Soot arising from chimneys in residential area

How black carbon can increase the risk for respiratory diseases

25 May 2020
Interview with Dr Ragnhildur Finnbjörnsdóttir, Iceland’s Head of Delegation for the Arctic Council’s Expert Group on Black Carbon and Methane

How is air pollution – caused by particles such as black carbon – affecting human health?

Black carbon is part of what we call particulate matter (PM), fine particles in the air, such as dust, dirt, soot, or smoke. It is accepted within the scientific community that exposure to particulate matter adversely affects human health in various ways: it can increase symptoms of respiratory- and cardiovascular diseases, it can increase the susceptibility towards different respiratory diseases, and scientists have also found an association between particulate matter and respiratory- and cardiovascular mortality.

Especially people with underlying diseases, as well as children and older people, are vulnerable towards particulate matter exposure. In addition to the above, particulate matter exposure can also increase the likelihood that someone develops respiratory diseases. Thus, long-term exposure can lead to more people getting affected by lung- and cardiovascular conditions.

Black carbon is amongst the smallest particles of particulate matter – and these are usually of the highest concern. Generally speaking: The smaller the particles, the more adverse the health effects, but studies have shown that it is difficult to distinguish the different effects of particulate matter whose individual particles are smaller than 2.5 micrometers (PM2.5) and black carbon. Some studies have shown that black carbon – the smallest particulate matter particles – can pass the blood brain barrier, and they have also been found in the fetal side of the placenta, where they can affect the development of a fetus.

While there is still research needed on the adverse health effects of different particle sizes, the scientific community agrees that that overall particulate matter exposure is bad for you – just as everybody knows that smoking is bad for you.

To say it in very simple terms: Covid-19 is bad, air pollution is bad, combining both should, according to existing literature on increased susceptibility to lung disease following air pollution exposure, be extremely bad.Dr Ragnhildur Finnbjörnsdóttir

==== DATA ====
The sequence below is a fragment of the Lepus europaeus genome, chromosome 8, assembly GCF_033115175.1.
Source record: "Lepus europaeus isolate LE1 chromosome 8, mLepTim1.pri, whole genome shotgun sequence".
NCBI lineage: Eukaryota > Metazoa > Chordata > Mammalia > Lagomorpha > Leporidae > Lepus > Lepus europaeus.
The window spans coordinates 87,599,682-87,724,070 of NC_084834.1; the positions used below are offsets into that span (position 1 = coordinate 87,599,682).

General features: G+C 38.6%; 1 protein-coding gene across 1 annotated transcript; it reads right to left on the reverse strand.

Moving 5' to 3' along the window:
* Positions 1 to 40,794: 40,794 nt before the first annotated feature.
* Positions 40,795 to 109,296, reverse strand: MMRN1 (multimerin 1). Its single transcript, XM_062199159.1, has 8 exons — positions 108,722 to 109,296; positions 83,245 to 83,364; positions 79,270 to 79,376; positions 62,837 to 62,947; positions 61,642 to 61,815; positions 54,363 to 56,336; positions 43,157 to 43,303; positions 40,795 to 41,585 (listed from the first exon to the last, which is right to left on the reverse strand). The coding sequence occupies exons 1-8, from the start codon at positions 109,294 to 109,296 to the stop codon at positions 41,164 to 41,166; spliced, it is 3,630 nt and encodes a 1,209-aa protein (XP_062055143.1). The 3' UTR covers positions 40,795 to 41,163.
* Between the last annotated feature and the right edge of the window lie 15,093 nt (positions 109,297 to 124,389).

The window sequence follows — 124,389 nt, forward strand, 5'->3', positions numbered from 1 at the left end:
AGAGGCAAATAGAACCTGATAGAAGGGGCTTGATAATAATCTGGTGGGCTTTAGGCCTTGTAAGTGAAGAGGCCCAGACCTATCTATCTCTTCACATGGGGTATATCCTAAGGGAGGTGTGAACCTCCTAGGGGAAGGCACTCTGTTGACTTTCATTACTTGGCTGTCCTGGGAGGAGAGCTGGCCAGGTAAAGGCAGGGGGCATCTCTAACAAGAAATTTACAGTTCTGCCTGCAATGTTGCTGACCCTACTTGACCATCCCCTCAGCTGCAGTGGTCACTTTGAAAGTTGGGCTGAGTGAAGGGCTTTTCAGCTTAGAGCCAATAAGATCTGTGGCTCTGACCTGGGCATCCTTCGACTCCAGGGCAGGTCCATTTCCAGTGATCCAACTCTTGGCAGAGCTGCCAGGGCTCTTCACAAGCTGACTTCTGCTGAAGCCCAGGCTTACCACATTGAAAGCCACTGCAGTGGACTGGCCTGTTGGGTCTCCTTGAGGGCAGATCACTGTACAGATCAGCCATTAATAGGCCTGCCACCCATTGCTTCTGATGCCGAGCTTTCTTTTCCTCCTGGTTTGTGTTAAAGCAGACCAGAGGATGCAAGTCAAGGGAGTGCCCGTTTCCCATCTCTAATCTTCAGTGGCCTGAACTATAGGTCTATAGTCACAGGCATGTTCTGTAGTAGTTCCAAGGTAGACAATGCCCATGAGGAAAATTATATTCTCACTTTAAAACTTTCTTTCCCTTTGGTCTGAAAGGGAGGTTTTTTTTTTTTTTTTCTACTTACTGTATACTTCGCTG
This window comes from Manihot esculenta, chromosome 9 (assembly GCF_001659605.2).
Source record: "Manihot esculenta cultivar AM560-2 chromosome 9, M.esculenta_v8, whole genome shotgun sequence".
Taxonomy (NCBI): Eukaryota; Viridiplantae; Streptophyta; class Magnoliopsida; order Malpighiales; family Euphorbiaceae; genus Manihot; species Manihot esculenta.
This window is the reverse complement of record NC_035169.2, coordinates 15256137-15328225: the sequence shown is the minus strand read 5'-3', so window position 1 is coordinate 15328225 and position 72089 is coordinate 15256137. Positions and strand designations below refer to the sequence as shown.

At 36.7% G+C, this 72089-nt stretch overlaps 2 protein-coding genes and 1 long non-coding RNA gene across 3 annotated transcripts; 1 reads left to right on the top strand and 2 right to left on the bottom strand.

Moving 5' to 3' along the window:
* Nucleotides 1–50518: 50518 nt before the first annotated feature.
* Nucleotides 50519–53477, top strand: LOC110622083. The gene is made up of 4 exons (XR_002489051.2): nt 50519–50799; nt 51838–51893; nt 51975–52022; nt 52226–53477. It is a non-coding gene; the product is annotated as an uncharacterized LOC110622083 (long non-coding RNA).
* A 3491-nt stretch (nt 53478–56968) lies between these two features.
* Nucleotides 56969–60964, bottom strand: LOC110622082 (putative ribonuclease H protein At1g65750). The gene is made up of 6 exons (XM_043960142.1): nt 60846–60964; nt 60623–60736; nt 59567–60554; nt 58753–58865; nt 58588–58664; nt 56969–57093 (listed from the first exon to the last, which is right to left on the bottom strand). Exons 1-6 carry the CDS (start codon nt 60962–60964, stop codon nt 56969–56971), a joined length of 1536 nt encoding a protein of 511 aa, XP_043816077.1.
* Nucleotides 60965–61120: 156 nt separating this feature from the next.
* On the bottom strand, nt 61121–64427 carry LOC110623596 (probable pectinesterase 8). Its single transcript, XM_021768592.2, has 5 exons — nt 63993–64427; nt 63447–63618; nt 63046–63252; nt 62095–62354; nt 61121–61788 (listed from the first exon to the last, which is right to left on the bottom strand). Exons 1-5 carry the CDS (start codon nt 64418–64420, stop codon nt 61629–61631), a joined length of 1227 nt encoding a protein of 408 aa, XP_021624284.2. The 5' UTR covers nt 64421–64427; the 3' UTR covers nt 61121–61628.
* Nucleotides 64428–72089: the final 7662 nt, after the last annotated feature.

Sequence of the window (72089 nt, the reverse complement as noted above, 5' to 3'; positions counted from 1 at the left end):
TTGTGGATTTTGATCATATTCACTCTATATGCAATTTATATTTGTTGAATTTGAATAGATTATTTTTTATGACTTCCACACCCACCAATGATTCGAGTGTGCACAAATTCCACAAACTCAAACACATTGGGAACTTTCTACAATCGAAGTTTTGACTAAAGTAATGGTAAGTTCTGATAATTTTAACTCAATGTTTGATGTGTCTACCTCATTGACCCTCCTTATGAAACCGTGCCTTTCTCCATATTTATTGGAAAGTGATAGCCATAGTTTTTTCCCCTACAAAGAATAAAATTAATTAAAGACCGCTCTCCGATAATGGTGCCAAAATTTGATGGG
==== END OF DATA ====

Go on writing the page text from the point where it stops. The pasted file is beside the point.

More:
Where does the pollution originate from?

The main sources for black carbon emissions in the Arctic is transport – both on and off road. So, vehicles that burn fossil fuels either on Arctic transport routes or heavy machinery on building sites and agricultural lands. Another main source for black carbon emissions in the Arctic – although not such a big problem in Iceland – is residential combustion; small stoves and fireplaces.


Could exposure to increased air pollution levels enhance the susceptibility towards respiratory diseases such as Covid-19?

If you are scientist, you are not going to answer this questions with a straight ‘yes’. We need epidemiologic research to analyze the linkage between air pollution and the susceptibility towards Covid-19. But in general, air pollution exposure increases the susceptibility to respiratory diseases. When you breath in particulate matter, you get an inflammatory reaction in your lungs and respiratory airway, which decreases the lungs ability to tackle other bacteria and viruses. To say it in very simple terms: Covid-19 is bad, air pollution is bad, combining both should, according to existing literature on increased susceptibility to lung disease following air pollution exposure, be extremely bad. But only time and further studies on the effects of Covid-19 will reveal the definite answer.


How can we tackle air pollution caused by black carbon and other particles efficiently?

We need to focus on the main sources that cause air pollution. One of the first things we can do is to shift from diesel and fossil fuel burning vehicles to more environmentally friendly alternatives, such as electric vehicles. The same applies to residential combustion burning: more environmentally friendly stoves can reduce the emissions. These are also recommendations that the Arctic Council’s Expert Group on Black Carbon and Methane outlined in its Summary of Progress and Recommendations 2019, which was presented to the Arctic ministers last year.